“Why?” Sif said, brow furrowed.
Falthejn shrugged. “Nobody knows for sure. To some degree, the very fact that a thing exists means that it has a weave-shape, and no thing—well, few things, and none we should name here—has a weave-shape that does not also exist in the physical world.”
Sif’s head canted, and her expression put Falthejn in mind of the few examples of dweorgr clockwork he’d witnessed in more peaceful times. “That’s… strange.”
Falthejn looked over at her for a moment. “I suppose so. I began my training when I was very young. I’ve never had another way to look at things.”
Sif seemed on the verge of saying something else, but Alfhilde spoke before she could. “While you are revealing your secrets, what of spirits? How do they fit into this weave you speak of?”
Falthejn glanced over his shoulder to see Alfhilde and Hrothgar, both listening attentively. He’d not realized he had an audience. “That, at least, is not difficult. A weave-shape, in the manner of those I mentioned, can be simple or complicated. As a weave-shape grows in its complexity, its effects on the physical world grow stronger. A weave-shape of sufficient strength becomes a mind, of sorts—a being that can communicate, if you know its language, and reason, if in its own way.”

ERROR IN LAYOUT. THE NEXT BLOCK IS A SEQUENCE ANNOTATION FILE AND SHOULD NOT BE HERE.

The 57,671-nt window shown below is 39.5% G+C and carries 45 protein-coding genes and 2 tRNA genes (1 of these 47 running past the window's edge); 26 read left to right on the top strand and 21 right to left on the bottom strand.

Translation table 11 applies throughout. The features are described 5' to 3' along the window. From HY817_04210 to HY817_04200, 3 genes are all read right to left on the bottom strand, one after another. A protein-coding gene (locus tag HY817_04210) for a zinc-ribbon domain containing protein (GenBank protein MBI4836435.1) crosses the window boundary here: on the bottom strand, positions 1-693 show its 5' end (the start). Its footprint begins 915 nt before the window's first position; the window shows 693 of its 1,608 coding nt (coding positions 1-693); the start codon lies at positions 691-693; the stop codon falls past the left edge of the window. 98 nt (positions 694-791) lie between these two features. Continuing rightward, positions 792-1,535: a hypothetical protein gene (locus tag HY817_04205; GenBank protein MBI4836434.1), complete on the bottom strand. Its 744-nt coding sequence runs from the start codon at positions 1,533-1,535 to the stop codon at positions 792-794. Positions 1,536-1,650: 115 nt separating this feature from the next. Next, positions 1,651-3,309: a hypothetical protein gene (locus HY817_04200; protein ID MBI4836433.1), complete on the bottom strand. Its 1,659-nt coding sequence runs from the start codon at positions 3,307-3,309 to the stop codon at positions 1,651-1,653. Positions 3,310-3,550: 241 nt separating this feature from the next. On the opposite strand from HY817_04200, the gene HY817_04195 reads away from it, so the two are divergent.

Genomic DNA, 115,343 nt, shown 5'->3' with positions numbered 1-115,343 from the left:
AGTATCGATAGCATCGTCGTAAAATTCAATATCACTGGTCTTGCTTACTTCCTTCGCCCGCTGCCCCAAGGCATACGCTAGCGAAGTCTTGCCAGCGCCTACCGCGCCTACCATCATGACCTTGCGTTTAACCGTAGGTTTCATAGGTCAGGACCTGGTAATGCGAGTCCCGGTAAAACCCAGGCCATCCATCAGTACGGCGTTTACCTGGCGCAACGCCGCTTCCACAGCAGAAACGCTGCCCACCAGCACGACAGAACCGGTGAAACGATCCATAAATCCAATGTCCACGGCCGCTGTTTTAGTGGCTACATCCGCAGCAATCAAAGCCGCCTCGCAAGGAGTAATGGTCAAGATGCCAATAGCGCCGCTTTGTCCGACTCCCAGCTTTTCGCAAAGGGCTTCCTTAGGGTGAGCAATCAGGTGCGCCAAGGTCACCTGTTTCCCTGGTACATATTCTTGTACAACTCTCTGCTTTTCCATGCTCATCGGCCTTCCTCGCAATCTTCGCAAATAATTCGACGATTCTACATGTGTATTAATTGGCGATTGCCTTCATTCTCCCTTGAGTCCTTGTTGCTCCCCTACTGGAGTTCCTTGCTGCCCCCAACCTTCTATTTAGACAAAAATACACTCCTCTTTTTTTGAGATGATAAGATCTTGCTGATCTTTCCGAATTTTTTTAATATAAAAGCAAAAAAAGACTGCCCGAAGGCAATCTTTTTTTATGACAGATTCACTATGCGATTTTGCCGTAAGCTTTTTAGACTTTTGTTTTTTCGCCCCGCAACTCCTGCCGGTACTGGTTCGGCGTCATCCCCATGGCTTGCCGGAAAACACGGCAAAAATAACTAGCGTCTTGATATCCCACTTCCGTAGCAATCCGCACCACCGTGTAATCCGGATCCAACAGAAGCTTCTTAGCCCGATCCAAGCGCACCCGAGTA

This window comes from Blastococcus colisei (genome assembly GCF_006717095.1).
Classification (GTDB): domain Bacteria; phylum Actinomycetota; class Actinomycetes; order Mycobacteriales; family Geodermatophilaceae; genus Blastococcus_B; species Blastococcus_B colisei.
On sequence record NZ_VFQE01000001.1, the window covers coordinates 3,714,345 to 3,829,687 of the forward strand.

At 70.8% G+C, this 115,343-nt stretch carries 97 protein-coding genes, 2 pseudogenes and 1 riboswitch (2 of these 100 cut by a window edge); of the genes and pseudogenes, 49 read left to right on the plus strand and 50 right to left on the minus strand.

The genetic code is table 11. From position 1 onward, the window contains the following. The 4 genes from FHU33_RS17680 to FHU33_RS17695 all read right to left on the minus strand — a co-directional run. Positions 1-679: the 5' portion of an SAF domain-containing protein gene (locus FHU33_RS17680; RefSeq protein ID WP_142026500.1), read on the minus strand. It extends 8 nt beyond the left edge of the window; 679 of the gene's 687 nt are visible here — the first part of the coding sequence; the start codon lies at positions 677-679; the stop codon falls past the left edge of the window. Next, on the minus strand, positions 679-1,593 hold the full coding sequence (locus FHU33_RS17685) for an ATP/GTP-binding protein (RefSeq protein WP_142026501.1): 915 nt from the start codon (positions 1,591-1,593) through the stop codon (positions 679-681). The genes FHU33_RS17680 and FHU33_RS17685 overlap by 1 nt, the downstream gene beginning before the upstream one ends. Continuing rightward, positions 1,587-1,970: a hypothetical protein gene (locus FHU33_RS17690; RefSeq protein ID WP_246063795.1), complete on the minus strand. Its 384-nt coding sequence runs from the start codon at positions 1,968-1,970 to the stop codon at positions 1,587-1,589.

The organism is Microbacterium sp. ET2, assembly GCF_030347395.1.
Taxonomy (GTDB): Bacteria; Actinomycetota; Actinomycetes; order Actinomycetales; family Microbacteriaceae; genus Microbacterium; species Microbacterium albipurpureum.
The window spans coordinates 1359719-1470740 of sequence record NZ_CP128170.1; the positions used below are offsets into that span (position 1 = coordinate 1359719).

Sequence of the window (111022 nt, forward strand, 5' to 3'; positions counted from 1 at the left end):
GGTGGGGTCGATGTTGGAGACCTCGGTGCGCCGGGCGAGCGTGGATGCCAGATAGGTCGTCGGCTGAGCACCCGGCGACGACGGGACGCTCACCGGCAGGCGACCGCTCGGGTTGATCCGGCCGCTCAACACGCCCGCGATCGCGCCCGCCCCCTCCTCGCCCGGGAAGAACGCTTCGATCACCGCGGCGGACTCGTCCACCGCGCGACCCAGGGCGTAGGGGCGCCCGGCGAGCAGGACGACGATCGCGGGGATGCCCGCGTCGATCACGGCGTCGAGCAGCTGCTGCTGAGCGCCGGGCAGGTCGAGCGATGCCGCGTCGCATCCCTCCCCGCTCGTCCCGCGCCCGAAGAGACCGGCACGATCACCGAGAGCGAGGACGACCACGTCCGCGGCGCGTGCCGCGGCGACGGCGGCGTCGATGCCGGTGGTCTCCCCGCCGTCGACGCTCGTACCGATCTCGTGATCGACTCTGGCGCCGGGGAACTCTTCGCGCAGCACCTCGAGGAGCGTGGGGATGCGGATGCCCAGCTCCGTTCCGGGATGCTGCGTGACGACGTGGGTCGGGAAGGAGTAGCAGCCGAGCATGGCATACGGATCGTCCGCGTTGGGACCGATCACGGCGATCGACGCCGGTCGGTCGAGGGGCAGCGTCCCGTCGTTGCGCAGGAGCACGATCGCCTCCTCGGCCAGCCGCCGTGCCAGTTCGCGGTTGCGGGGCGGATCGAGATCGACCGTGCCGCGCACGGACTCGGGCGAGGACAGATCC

“Mm,” Alfhilde said, satisfied.
They forged ahead. The road here had been built by magiker, in simpler days when the risks of magic were less known. Fifteen men could march abreast along the smooth stone. The jordenmagiker had formed it in one piece, twisting and curving to fit snugly into the landscape.